|US5070801||Jul 5, 1990||Dec 10, 1991||Environmental Innovations, Inc.||Method and apparatus for impeding the spillage of a liquid cargo from a damaged water-traveling vessel|
|US5100017||Feb 6, 1991||Mar 31, 1992||Toyo Seikan Kaisha Ltd.||Packing can|
|US5148930||Nov 14, 1990||Sep 22, 1992||Yoshino Kobyosho Co., Ltd.||Biaxial-orientation blow-molded bottle-shaped container having opposed recesses and grooves for stable gripping and anti-buckling stiffness|
|US5158190||Feb 25, 1991||Oct 27, 1992||Ron Sosenko||Beverage container with gripping structure|
|US5174469||Nov 13, 1990||Dec 29, 1992||Policapelli Nini E||Partially collapsible container with drinking straw or pour spout|
|US5178289 *||Feb 26, 1992||Jan 12, 1993||Continental Pet Technologies, Inc.||Panel design for a hot-fillable container|
|US5203490||Jun 25, 1992||Apr 20, 1993||Roe Mark E||Hot cup with heat-insulating hand-grip|
|US5299700||Jul 27, 1992||Apr 5, 1994||Giacomo Beniacar||Container with composite structure|
|US5361935||Jan 18, 1994||Nov 8, 1994||Sagucio Esteban N||Spill-resistant cup for soft drink|
|US5482175||Dec 28, 1993||Jan 9, 1996||Arrar; Naseem B.||Pressurized container top|
|US5522524||May 17, 1994||Jun 4, 1996||Nmngani; Abdulatif M. T.||Liquid container including at least one integral straw|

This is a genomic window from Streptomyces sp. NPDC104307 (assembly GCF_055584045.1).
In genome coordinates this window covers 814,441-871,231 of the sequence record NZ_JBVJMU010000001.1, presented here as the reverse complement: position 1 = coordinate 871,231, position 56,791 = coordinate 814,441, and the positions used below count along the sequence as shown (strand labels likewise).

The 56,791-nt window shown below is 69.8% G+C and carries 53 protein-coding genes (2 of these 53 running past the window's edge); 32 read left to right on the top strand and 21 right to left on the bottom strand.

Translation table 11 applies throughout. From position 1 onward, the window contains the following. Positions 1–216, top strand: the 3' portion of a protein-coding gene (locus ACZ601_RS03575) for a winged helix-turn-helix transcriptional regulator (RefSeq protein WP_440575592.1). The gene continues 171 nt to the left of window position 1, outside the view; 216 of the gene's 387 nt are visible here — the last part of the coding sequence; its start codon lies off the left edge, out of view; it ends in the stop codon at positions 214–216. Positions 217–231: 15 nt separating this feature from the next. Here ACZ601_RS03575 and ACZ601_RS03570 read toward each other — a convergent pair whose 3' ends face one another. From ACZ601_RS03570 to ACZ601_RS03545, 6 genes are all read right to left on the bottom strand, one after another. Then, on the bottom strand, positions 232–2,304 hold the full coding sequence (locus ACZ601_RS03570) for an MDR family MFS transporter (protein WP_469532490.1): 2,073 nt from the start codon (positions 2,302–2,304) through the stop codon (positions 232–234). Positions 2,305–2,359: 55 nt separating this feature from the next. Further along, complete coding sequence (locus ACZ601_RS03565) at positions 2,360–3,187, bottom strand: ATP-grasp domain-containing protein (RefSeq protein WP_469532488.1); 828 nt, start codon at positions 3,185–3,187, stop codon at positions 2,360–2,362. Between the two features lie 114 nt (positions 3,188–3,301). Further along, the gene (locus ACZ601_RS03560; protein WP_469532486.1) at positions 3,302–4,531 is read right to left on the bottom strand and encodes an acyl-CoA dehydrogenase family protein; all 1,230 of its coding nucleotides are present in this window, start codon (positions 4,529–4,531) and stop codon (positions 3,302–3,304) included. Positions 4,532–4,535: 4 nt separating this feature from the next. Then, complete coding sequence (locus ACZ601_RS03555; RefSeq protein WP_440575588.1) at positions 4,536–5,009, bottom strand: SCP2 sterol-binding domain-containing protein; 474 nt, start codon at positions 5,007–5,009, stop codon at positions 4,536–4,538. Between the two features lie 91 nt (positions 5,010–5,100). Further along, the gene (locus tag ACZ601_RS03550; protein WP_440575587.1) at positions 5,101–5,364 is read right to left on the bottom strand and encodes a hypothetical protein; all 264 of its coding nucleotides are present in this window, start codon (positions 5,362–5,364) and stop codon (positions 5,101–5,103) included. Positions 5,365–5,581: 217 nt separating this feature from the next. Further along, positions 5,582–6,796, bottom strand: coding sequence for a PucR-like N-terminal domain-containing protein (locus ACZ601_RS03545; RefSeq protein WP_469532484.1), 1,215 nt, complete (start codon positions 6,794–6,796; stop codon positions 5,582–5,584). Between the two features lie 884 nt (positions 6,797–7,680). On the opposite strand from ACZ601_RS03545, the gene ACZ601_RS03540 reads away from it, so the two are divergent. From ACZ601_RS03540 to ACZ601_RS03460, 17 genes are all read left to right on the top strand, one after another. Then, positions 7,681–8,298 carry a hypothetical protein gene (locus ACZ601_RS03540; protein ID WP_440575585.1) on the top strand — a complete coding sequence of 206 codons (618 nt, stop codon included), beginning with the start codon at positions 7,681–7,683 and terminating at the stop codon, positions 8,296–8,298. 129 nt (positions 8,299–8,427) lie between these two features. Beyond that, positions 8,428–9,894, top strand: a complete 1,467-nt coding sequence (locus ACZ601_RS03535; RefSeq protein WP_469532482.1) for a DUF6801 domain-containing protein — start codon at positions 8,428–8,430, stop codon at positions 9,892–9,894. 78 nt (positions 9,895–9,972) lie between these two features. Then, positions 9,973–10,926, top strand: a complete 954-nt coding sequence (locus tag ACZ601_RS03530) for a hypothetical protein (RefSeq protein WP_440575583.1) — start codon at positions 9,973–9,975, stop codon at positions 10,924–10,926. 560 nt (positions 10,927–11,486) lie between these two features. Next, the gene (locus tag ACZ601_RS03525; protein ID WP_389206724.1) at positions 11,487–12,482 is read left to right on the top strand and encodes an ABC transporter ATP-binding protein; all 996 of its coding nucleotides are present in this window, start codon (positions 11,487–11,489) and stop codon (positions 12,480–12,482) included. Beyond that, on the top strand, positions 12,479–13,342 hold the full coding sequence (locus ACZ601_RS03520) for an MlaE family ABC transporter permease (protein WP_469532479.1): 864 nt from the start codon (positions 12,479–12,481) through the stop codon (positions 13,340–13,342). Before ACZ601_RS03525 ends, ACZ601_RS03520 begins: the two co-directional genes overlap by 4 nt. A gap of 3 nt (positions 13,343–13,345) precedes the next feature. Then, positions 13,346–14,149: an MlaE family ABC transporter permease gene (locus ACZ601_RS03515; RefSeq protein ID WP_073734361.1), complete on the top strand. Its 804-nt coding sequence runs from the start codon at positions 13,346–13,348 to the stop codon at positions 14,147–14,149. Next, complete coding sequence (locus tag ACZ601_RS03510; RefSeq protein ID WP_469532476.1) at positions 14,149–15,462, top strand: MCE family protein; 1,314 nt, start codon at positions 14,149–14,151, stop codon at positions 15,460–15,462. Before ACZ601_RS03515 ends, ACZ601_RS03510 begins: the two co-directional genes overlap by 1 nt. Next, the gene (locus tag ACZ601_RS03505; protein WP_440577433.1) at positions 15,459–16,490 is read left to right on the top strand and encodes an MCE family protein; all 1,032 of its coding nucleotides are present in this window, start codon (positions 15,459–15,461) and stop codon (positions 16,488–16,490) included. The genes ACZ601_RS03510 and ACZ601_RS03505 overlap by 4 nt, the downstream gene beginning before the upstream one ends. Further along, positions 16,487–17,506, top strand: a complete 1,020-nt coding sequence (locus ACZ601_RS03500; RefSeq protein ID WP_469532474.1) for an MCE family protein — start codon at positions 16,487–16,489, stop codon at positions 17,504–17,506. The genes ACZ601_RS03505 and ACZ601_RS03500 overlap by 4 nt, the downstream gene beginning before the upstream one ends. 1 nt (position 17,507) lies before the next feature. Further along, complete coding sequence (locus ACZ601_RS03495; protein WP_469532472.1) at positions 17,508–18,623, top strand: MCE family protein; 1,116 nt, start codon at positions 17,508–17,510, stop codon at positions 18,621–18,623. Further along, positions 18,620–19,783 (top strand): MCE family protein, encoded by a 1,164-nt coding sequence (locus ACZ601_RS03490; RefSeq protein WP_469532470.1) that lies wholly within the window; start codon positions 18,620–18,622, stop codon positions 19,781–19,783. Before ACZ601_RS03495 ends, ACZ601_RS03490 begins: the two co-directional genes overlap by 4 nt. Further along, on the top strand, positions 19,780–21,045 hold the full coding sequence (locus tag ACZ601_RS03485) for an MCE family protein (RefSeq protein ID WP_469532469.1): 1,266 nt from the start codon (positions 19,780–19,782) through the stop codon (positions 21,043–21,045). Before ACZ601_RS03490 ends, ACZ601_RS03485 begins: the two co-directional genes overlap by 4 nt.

|US5586681||Jan 26, 1995||Dec 24, 1996||Policappelli; Nini E.||Container for dispensing liquids|
|US5762230 *||Sep 7, 1995||Jun 9, 1998||Policappelli; Nini||Laminated container|
|USD3243||Nov 17, 1868||Design for a frttit-jar|
|USD22304||Dec 5, 1892||Mar 21, 1893||Design for a bottle|
|USD40138||May 2, 1909||Jul 13, 1909||Design for a jar|
|USD47527||Mar 12, 1914||Jun 29, 1915||Design for a tumbler or similar article|
|USD48371||May 4, 1915||Jan 4, 1916||Design for a bottle|
|USD53694||Apr 18, 1919||Aug 5, 1919||Leroy j|
|USD55892||Jan 31, 1920||Jul 20, 1920||Design foe|
|USD56029||Jan 17, 1920||Aug 10, 1920||Design for a bottle or similar article|
|USD60591||Jan 2, 1920||Mar 7, 1922||James tyner|
|USD62053||Feb 16, 1922||Mar 13, 1923||Design fob a bottle|